But, what P.Col. 10.254 and other similar papyri reveal is that women had access to full participation in the economy of Roman Egypt. Herakleia visited the appropriate financial office in person and the transaction was made in her name without any objection. In other words, there seems to have been no social stigma attached to Herakleia's purchase of her own property. The text indicates that Herakleia could "dispose" (i.e., sell, transfer) of Berenike "in whatever way she chooses," underscoring her rights to her property. As the editor maintains, "this is clearly a case of a woman acting independently of men in her own financial interests" (P.Col. 10.254, p. 25). Documentary papyri thus reflect ancient social realities and deepen our knowledge of all sorts of human activity in Egypt, from transportation, business, death, marriage, divorce, and so on.
Notice in the image at the top of this blog post, in a second hand, the subscription of Petechon, from whom Herakleia purchased Berenike. This is an example of a "slow writer," someone who could write their name and a few practiced lines but nothing more. The deed itself was probably written by a private clerk.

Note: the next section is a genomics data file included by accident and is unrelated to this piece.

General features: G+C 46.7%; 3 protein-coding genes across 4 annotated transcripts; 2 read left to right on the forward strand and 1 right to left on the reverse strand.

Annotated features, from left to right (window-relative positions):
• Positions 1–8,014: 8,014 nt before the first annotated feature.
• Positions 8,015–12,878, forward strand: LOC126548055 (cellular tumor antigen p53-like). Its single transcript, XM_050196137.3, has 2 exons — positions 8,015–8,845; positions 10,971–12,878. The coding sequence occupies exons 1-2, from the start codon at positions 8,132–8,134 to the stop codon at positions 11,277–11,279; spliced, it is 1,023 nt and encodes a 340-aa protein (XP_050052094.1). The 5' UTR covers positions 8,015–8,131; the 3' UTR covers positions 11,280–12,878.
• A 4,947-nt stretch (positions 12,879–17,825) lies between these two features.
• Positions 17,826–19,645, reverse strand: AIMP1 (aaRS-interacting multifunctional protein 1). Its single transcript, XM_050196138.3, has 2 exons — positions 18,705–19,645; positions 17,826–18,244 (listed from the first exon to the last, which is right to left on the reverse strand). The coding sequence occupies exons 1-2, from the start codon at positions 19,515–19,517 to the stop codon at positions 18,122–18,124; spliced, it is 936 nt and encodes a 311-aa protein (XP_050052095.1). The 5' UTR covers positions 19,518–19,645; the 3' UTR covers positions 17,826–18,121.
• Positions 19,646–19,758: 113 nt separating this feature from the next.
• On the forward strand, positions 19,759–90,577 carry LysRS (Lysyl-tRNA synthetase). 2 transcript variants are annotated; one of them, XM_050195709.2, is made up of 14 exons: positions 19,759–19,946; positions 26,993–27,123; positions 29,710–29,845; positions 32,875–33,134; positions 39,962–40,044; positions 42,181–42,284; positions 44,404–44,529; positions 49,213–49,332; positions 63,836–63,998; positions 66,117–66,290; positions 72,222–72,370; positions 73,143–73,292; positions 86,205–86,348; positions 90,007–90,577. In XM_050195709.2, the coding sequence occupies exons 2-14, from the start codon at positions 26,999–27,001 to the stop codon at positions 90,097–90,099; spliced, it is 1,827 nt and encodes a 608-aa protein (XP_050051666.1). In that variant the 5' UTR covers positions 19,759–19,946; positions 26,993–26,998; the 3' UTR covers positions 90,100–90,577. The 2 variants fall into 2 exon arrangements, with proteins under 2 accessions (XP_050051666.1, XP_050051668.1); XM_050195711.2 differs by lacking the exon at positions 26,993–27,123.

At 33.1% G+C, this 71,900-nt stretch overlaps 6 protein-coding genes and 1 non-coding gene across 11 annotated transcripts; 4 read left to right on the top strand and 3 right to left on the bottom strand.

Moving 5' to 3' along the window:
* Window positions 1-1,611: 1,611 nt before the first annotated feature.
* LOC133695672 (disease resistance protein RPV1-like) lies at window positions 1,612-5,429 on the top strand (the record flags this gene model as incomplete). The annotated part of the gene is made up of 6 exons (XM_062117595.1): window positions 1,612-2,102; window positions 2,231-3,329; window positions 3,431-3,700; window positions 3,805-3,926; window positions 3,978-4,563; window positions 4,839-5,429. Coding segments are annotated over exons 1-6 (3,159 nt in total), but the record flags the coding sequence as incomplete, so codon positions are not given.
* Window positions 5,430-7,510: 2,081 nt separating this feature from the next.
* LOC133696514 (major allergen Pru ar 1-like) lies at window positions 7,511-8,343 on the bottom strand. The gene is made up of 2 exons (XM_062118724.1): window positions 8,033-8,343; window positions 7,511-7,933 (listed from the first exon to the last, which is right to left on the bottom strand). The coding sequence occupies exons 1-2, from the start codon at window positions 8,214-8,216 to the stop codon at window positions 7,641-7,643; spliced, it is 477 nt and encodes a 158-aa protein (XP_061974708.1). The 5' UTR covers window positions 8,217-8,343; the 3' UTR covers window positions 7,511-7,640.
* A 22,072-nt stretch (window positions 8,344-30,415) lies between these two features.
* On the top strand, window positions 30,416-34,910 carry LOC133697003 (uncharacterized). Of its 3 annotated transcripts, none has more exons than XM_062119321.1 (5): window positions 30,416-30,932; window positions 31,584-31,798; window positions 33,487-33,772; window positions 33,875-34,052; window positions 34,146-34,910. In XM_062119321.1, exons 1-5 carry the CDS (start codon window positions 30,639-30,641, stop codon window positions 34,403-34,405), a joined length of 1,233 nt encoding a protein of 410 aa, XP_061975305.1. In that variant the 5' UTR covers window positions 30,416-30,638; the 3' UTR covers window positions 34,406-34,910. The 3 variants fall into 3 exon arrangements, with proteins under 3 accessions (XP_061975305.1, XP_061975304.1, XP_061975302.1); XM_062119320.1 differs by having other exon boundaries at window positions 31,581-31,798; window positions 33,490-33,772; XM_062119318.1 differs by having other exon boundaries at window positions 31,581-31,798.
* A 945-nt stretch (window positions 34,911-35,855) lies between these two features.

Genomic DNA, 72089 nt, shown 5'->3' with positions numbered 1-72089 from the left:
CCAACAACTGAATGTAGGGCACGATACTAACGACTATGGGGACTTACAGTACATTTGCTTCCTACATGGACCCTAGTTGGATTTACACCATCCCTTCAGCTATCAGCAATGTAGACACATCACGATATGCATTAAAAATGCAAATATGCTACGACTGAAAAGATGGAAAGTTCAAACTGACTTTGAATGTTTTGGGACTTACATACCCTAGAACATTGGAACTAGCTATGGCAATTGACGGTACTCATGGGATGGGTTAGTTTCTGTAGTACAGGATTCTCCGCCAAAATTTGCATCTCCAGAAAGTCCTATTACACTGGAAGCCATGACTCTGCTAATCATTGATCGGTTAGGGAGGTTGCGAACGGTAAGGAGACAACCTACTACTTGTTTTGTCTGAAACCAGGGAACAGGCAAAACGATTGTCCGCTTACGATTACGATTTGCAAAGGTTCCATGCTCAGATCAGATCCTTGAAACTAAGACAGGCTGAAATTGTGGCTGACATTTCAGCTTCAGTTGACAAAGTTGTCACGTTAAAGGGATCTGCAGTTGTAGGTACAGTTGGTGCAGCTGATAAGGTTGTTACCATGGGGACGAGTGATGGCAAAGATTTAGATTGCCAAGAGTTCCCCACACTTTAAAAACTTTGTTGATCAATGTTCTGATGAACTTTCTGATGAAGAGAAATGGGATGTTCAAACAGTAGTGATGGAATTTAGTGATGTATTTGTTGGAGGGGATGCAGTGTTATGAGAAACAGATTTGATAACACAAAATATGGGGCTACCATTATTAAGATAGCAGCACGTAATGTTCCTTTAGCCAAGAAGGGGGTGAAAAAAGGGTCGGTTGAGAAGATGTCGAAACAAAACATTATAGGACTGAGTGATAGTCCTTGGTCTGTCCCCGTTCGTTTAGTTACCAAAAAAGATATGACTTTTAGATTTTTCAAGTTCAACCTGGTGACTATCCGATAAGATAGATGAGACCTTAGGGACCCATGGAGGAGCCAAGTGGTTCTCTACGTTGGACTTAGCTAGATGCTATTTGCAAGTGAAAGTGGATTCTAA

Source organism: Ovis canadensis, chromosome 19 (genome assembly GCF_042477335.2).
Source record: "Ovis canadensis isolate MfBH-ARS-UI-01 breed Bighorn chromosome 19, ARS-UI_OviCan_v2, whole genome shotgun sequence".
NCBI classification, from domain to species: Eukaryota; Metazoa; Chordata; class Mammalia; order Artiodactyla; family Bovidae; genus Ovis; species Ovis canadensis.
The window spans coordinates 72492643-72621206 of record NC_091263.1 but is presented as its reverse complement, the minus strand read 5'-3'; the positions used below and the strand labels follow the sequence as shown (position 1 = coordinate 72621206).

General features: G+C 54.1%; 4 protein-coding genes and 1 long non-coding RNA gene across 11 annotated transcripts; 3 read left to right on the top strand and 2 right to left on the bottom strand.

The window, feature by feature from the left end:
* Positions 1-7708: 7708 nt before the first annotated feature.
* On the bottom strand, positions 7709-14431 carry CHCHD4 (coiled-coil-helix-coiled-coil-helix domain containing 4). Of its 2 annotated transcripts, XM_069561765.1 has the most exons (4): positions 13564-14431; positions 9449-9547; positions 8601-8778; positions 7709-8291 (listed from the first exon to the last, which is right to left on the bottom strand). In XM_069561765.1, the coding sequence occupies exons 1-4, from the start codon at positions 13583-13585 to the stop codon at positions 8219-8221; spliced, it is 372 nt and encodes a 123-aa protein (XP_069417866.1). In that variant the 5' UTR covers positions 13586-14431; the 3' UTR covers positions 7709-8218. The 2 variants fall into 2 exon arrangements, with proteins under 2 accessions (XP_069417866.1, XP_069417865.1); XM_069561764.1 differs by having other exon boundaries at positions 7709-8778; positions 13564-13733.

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Since Christmas is quickly approaching, I want to point my readers, as I do every year, to a fantastic article by Stephen Carlson published in the journal New Testament Studies in 2010 titled, "The Accommodations of Joseph and Mary in Bethlehem: Κατάλυμα in Luke 2.7." Carlson's study turns the traditional interpretation of the "inn" as being a kind of ancient hotel on its head. He also denies the view that Jesus was born in a stable or barn. Through a detailed lexical and semantic analysis of κατάλυμα (Greek word traditionally translated as "inn") and Jewish patrilocal marital customs during the time of Jesus, Carlson demonstrates that the reference to κατάλυμα in Luke 2.7 alludes to a marital chamber built on top, or onto the side of, the main room of a family village home. According to Carlson, the phrase διότι οὐκ ἦν αὐτοῖς τόπος ἐν τῷ καταλύματι should be rendered "because they did not have room in their place to stay." The reference to "their place" is the marital chamber attached to the family village home of Joseph where the married couple would have stayed for some time before finding their own place. Since there was no space in their room, Mary had to give birth in the larger main room of the house, where the rest of the family slept. Carlson also shows that it was common for a "manger" to be present in the main room of most Jewish homes and so this detail of the birth account is in keeping with Jewish living customs. I quote Carlson's conclusion found on page 342 of the article: